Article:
Bartenstein’s connection with bluegrass became even more personal when he attended at age 15 the nation’s first bluegrass festival, which took place in Fincastle, Va. His love for the music deepened even after an experience that might have turned off some fainthearted music lovers, recounted in an article on Bartenstein in Bluegrass Unlimited magazine.

Sitting around jamming with other musicians, Bartenstein was confronted by a drunk who stumbled toward him and waved a gun. The drunk insisted the musicians play “Foggy Mountain Breakdown,” and threatened to “blow our heads off” if he didn’t like it, according to Bartenstein. Thankfully, the music met with the man’s approval.

Through a series of coincidences, at the next year’s festival, Bartenstein was called upon to emcee the show. For the next several years he helped run a variety of bluegrass festivals, working as program director, emcee and sometimes running the sound as well, the magazine reported.

When it came time to attend college in the late 1960s, Bartenstein chose Harvard University, largely due to its location in the middle of a thriving bluegrass scene in Boston, according to the magazine.

“It was a strange time to be doing bluegrass but then, as now, it was my community,” Bartenstein said. “It was a college subculture and compared to the drug scene, it was a healthier, smarter and generally a much better alternative.”

His love of bluegrass also shaped Bartenstein’s professional plans, when he chose in 1975 to settle in Dayton partly due to the city’s reputation as a place that drew bluegrass to an urban area. Bluegrass proliferated in the Dayton area when Appalachian natives looking for work began settling here, bringing along their preferences for mountain music, he said.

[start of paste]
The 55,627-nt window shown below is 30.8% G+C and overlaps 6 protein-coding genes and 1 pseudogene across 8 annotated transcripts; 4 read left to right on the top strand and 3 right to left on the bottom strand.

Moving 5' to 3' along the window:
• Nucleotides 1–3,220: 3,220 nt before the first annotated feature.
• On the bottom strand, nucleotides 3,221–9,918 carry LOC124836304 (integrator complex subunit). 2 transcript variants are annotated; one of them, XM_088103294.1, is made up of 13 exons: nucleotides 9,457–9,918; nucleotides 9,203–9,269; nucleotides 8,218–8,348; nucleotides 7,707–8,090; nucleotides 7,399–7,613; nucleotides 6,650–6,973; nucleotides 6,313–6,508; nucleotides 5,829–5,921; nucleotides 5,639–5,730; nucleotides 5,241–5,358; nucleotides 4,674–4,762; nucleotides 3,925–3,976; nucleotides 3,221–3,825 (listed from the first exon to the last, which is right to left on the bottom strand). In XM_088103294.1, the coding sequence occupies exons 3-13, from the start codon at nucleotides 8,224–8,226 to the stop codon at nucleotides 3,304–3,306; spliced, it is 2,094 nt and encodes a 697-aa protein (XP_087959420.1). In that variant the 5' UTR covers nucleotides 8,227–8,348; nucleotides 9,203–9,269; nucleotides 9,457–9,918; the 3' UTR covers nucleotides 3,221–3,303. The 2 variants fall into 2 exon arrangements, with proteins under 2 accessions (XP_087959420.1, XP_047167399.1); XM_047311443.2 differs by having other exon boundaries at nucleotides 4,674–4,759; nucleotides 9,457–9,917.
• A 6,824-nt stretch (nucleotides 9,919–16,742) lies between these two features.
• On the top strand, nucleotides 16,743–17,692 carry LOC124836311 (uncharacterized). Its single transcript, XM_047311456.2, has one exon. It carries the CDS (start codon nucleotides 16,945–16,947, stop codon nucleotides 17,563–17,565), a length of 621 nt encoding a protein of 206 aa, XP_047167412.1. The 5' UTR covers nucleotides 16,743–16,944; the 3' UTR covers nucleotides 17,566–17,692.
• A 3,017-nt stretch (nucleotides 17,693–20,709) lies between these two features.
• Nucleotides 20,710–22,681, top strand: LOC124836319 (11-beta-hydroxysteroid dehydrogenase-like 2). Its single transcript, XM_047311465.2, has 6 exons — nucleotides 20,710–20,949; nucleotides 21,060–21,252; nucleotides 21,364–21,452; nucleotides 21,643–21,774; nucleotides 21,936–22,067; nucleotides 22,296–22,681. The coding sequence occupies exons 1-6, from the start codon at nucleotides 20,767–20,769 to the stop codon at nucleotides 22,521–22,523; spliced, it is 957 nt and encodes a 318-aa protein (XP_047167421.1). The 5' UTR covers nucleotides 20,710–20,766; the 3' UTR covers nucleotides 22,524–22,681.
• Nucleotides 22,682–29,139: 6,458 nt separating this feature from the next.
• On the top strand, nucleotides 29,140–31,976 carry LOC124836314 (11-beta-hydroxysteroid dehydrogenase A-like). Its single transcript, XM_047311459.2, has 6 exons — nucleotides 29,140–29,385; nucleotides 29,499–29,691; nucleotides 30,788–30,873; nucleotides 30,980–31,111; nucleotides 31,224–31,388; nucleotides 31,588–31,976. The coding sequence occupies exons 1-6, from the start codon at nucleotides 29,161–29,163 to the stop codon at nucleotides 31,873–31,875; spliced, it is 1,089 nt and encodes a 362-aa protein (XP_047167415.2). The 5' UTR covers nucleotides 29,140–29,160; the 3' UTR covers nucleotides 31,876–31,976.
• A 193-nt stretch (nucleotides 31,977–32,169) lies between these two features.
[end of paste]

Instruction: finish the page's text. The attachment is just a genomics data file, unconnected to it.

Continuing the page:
After Bartenstein decided he didn’t want the life of a professional musician and chose to work in the corporate world, he held a series of high-visibility jobs, as the director of the Victory Theater, Books & Company and the Dayton Foundation. But he maintained his passion for music and hosted a series of bluegrass radio programs at stations such as Dayton’s WONE, WYSO and WBZI in Xenia.

Having one foot in the corporate world and the other rooted firmly in bluegrass often made Bartenstein feel slightly schizophrenic, he said. Once he was walking down the street in Dayton, dressed in a suit and tie, when he was stopped by an acquaintance who was a business executive. The man marveled that he had just heard a man on the radio, with the same name and same voice as Bartenstein, hosting a bluegrass show. The man never even considered that the radio host might actually be him, Bartenstein said.

The discomfort of leading a double life diminished after Bartenstein and his family — his wife, Joy, and two daughters — moved to Yellow Springs in 1990. Purposefully getting off the corporate fast track, he opted to train as an organizational consultant, and has since worked with many local and regional businesses. Bartenstein said he especially appreciates the variety of his latest work and having the opportunity to spend more time with his wife. He also appreciates being able to live almost within view of cornfields in a town he considers lively and stimulating.

And of course, there’s bluegrass. His flexible work schedule gives Bartenstein more free time, but his bluegrass passion eats that time right up, he said. Currently, he estimates that he spends about 20 hours a week working on his WYSO show, including researching material, programming, writing promotional copy, editing and doing post-production work.

“I haven’t figured out a way to make it pay diddly,” he said with a shrug. “It soaks up a huge part of my week.”

But Fred Bartenstein doesn’t really sound as if he minds all that much.

“I feel like I have a wonderful life,” he said. “I live in a beautiful place and I do work that I love. I’m always learning new things.”

And he gets to sit in his Wright Street house in Yellow Springs and share his lifelong passion for bluegrass with people all over the world.

—Diane Chiddister